Tuesday, February 5, 2013

Nia Now

Nia classes have been blowing my mind lately. For those who don't know - 99% of everybody ever - Nia is a fitness class based on a few different styles: dance, martial arts, some yoga-style moves thrown in there. It's cardio with choreography, not unlike, say, a step aerobics class. But unlike at a step class, if you screw the pooch on the moves in Nia, the instructor is likely to laugh gently and say something like, "Yes, you just do you!" whereas in step aerobics, the instructor will scowl and say, "Even babies can do this! Harder! FASTER" and then you just want to crawl under the elliptical machine and die.

Nia originally stood for no-impact aerobics, and is generally practiced by well-heeled white ladies who don't have day jobs - many of the Nia classes currently on offer in Toronto are held at 10 AM on Tuesdays or 5:10 on Thursdays, when us drudgers are drudging home. There are a lot of Lululemon pants at Nia. There are a lot of natural greys, a lot of warm hugs. I sound like I'm making fun of that, but I'm really not.

I always feel a little silly at the beginning of a Nia class: there's a lot of free-dancing, which, for me, involves hopping around and feeling stiff. Then we start to flow into the choreography, much of which is intense enough to make me sweat. Vocalization is encouraged, so there are plenty of zips and growls as we move through a class. The music is soaring, bassy, earth-mother, primal. By the end of a class, I feel emotionally open and physically powerful.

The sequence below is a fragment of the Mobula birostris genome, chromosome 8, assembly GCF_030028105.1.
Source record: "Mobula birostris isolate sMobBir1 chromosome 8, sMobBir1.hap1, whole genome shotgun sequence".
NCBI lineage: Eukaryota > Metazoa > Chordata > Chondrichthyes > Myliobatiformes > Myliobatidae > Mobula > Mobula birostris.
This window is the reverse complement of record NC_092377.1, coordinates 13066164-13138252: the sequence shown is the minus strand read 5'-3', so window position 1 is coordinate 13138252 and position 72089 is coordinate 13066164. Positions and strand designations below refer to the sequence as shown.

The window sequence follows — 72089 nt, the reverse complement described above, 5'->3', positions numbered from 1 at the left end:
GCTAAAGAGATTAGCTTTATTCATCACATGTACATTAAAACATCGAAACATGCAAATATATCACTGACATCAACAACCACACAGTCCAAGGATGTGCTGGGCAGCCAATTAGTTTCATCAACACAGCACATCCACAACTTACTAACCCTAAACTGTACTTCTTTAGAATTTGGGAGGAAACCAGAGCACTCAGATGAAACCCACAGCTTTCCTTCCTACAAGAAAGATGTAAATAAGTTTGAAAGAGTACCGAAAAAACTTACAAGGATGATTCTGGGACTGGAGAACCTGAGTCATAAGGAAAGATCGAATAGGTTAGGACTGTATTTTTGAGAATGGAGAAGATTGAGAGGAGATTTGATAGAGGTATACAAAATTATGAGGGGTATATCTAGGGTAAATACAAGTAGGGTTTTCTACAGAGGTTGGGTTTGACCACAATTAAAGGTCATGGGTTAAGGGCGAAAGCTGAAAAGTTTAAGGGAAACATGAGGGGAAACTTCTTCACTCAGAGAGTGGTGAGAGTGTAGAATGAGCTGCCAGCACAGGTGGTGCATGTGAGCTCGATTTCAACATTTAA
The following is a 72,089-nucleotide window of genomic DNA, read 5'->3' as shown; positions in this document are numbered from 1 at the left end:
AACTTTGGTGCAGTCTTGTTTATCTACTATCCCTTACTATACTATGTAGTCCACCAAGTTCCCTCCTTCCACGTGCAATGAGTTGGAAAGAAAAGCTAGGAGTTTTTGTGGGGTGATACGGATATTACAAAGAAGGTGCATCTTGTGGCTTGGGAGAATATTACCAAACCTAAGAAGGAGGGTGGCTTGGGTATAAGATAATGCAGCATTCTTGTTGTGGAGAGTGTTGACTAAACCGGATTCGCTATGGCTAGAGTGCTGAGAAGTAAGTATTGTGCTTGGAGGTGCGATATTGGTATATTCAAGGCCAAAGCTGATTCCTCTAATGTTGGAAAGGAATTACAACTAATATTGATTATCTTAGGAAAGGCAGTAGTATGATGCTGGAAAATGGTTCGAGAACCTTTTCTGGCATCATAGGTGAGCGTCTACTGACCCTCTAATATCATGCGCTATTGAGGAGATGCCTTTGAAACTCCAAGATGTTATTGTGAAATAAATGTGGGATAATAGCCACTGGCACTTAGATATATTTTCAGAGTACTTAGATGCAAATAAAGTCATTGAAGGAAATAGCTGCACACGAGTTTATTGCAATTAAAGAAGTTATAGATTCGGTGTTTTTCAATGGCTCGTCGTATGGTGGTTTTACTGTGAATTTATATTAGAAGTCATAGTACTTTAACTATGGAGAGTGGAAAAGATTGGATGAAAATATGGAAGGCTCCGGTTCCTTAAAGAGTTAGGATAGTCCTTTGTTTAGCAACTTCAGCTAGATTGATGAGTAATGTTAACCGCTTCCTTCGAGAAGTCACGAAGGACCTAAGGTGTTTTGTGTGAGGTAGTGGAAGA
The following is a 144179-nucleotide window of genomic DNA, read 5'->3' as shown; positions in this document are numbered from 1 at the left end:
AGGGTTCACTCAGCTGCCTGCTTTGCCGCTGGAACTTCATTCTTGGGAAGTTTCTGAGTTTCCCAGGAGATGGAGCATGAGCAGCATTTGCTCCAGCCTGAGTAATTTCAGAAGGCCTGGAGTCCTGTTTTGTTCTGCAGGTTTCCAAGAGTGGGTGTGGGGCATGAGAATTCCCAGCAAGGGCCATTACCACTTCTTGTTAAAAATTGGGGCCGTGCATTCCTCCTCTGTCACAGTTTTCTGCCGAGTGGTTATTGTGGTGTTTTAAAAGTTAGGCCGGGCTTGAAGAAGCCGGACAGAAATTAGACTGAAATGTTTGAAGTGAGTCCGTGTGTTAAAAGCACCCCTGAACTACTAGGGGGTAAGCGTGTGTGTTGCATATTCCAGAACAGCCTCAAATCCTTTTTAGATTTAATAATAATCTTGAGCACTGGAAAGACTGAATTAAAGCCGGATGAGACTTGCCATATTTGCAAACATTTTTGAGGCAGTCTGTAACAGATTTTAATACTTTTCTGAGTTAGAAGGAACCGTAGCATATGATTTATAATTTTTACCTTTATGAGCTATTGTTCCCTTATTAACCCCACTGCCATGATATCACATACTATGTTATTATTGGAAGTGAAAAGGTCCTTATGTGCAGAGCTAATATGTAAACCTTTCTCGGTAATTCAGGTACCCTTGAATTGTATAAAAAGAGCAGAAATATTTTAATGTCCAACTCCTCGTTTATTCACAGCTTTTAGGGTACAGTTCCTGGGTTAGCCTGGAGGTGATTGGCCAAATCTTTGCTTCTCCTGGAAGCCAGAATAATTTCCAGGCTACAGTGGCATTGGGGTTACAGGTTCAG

Growing up, I was never much of a dancer  - I took a couple jazz dance classes in middle school, and the outfits we had to wear for the final recital (black bodysuits and blazing yellow sateen raincoats; we were dancing to "It's Raining Men") were humiliating and made me feel pudgy. My sister has always been the dancer, since she's lithe and flexible and confident. The shame I felt over my body was enormous; although I love, and have always loved, moving to music, performing dance was just never something I enjoyed. I felt singled out and shamed. All eyes on me.

Besides, there isn't a lot of joy in working out sometimes. If you're in the best shape, fitness classes are a maintenance need. And if you're trying to lose weight or tone yourself up? Forget it. Each step reminds me of where I'm not, and how much work I need to do to get there. I've left aerobics classes on the verge of tears, unable to enjoy myself because I was busy hating that my roly-poly body needed cardio in the first place. It's self-defeating.

Nia changes the rules for me. It's making me feel empowered in my body (practically a cliche, but cliches are lined with truth). It makes me actually kind of love my body - because Nia is based on what you want to/can do in the moment, I feel less bad if (actually, inevitably when) I fail to meet the instructor's benchmark of "how it should be done." Instead, I'm grooving. Still sweating, still working out, but not left out. And my body loves it too. I can feel how my muscles have become more toned, how I feel flushed and pink after a good class. Moreover, I feel grateful for my body - imperfect as it may be - and, miraculously, at peace with it. It makes me feel at good.